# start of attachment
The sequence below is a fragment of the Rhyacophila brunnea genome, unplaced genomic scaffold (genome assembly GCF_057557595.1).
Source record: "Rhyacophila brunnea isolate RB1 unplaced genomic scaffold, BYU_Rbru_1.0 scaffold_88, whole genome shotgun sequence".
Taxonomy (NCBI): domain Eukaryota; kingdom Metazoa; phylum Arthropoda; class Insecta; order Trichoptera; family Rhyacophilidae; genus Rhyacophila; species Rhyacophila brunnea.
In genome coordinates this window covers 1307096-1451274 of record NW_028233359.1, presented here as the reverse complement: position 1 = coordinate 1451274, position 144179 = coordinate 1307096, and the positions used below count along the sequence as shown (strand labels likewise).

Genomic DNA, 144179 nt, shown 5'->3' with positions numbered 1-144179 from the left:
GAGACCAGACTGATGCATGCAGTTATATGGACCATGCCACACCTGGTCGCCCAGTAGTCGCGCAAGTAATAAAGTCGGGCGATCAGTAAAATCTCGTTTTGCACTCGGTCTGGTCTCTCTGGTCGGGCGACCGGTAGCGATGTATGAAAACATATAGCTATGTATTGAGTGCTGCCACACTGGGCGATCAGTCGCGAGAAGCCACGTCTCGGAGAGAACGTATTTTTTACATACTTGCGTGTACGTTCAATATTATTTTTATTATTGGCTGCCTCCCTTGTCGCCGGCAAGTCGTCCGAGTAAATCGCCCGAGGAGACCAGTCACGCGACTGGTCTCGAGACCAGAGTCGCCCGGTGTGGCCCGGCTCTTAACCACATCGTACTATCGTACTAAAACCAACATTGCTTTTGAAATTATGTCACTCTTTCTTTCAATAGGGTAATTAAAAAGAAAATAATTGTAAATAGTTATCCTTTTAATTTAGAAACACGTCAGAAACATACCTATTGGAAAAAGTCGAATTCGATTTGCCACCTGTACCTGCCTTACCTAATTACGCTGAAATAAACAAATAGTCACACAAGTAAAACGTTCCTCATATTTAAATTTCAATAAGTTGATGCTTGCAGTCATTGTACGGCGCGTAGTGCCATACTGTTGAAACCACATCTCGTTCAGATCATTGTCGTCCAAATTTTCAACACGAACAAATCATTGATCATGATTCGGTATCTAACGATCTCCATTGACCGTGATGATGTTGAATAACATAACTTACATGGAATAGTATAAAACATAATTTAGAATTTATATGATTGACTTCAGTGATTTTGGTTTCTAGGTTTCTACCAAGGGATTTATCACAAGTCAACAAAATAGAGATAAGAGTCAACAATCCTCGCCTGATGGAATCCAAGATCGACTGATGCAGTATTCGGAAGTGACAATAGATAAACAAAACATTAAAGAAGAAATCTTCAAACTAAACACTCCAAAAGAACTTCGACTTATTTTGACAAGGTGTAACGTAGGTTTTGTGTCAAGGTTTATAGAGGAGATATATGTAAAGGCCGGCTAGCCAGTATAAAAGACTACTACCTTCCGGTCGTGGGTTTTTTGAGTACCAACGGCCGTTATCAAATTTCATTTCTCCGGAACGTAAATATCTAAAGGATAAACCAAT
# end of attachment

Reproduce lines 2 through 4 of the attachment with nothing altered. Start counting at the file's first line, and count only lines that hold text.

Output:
Source record: "Rhyacophila brunnea isolate RB1 unplaced genomic scaffold, BYU_Rbru_1.0 scaffold_88, whole genome shotgun sequence".
Taxonomy (NCBI): domain Eukaryota; kingdom Metazoa; phylum Arthropoda; class Insecta; order Trichoptera; family Rhyacophilidae; genus Rhyacophila; species Rhyacophila brunnea.
In genome coordinates this window covers 1307096-1451274 of record NW_028233359.1, presented here as the reverse complement: position 1 = coordinate 1451274, position 144179 = coordinate 1307096, and the positions used below count along the sequence as shown (strand labels likewise).